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Gorshkov v. Saul

United States District Court, M.D. Florida, Tampa Division

August 16, 2019

JOSEPHINE GORSHKOV, Plaintiff,
v.
ANDREW M. SAUL, Commissioner of Social Security, [1] Defendant.

          ORDER

          HONORABLE CHRISTOPHER P. TUTTE UNITED STATES MAGISTRATE JUDGE.

         The Plaintiff seeks judicial review of the Commissioner's denial of her claims for Disability Insurance Benefits (DIB) and Supplemental Security Income (SSI) payments. For the reasons discussed below, the Commissioner's decision is affirmed.

         I.

         The Plaintiff was born in 1988, obtained a GED, and has past relevant work experience as a loan officer and telemarketer. (R. 20, 77, 79). In February 2015, the Plaintiff applied for DIB and SSI, alleging disability as of June 30, 2011, due to a brain cyst, migraines, scoliosis, anxiety, sleep disorder, and vision fluctuations. (R. 165-75, 189). The Social Security Administration denied her applications both initially and on reconsideration. (R. 123-24).

         At the Plaintiff's request, an Administrative Law Judge (ALJ) conducted a hearing on the matter on December 28, 2016. (R. 70-94). The Plaintiff appeared at the hearing without a representative and testified on her own behalf. A vocational expert (VE) also testified.

         In a decision dated May 16, 2017, the ALJ found that the Plaintiff: (1) was insured through June 30, 2011, and had not engaged in substantial gainful activity since her alleged onset date; (2) had the severe impairments of migraine headaches, anxiety disorder, scoliosis of the spine, and a history of benign intracranial epidermoid cyst status post resection; (3) did not, however, have an impairment or combination of impairments that met or medically equaled the severity of any of the listed impairments; (4) had the residual functional capacity (RFC) to perform sedentary work with some postural, environmental, and mental limitations; and (5) based in part on the VE's testimony, could not perform her past relevant work but was capable of performing other jobs in significant numbers in the national economy. (R. 11-22). In light of these findings, the ALJ concluded that the Plaintiff was not disabled. (R. 22).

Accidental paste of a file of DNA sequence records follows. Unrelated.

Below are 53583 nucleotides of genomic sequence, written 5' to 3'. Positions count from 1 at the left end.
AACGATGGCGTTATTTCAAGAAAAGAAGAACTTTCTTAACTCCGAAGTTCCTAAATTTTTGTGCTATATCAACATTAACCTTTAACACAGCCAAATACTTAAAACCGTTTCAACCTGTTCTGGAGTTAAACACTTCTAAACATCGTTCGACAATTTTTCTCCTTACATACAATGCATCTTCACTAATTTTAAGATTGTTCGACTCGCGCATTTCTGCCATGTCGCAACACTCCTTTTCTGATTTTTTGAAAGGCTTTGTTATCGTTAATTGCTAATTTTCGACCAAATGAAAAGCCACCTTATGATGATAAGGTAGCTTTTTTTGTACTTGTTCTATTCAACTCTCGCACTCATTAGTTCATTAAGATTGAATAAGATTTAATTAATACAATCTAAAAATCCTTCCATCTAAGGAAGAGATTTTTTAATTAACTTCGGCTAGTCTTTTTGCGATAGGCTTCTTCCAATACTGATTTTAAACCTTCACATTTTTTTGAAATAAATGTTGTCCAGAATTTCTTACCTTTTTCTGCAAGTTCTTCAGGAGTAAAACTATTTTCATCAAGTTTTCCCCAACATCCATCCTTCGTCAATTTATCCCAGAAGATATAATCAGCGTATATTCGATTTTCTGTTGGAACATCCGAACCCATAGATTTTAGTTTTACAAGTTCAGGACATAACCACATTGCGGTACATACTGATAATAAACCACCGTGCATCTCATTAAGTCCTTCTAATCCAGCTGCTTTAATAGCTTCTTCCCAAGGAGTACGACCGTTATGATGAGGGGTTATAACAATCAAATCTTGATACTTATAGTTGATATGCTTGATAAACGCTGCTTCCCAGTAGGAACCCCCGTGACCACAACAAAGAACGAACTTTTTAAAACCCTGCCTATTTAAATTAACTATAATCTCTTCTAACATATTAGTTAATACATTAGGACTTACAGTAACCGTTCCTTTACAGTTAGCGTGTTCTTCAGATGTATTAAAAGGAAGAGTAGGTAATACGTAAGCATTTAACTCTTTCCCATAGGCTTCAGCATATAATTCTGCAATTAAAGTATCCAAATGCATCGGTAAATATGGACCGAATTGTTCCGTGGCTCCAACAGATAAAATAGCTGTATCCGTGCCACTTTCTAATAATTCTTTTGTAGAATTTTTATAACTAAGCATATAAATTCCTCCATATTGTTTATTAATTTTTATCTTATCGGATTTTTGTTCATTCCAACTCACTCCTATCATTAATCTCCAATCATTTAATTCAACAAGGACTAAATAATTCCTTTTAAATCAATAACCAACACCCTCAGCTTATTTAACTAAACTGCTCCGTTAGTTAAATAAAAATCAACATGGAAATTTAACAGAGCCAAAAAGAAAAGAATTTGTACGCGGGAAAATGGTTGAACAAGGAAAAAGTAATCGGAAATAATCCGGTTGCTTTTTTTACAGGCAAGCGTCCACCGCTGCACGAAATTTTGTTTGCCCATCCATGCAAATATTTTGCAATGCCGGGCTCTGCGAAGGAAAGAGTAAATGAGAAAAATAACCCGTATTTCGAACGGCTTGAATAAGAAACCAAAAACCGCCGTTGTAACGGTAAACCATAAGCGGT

Following the ALJ's determination, the Plaintiff submitted additional evidence (R. 40-69) and retained a lawyer (R. 33-36). The Plaintiff's attorney thereafter requested review by the Appeals Council (R. 251-52), but that request was denied (R. 1-7). Accordingly, the ALJ's decision became the final decision of the Commissioner.

         II.

         The Social Security Act (the Act) defines disability as the “inability to engage in any substantial gainful activity by reason of any medically determinable physical or mental impairment . . . which has lasted or can be expected to last for a continuous period of not less than 12 months.” 42 U.S.C. §§ 423(d)(1)(A), 1382c(a)(3)(A); 20 C.F.R. §§ 404.1505(a), 416.905(a).[2] A physical or mental impairment under the Act “results from anatomical, physiological, or psychological abnormalities which are demonstrable by medically acceptable clinical and laboratory diagnostic techniques.” 42 U.S.C. §§ 423(d)(3), 1382c(a)(3)(D).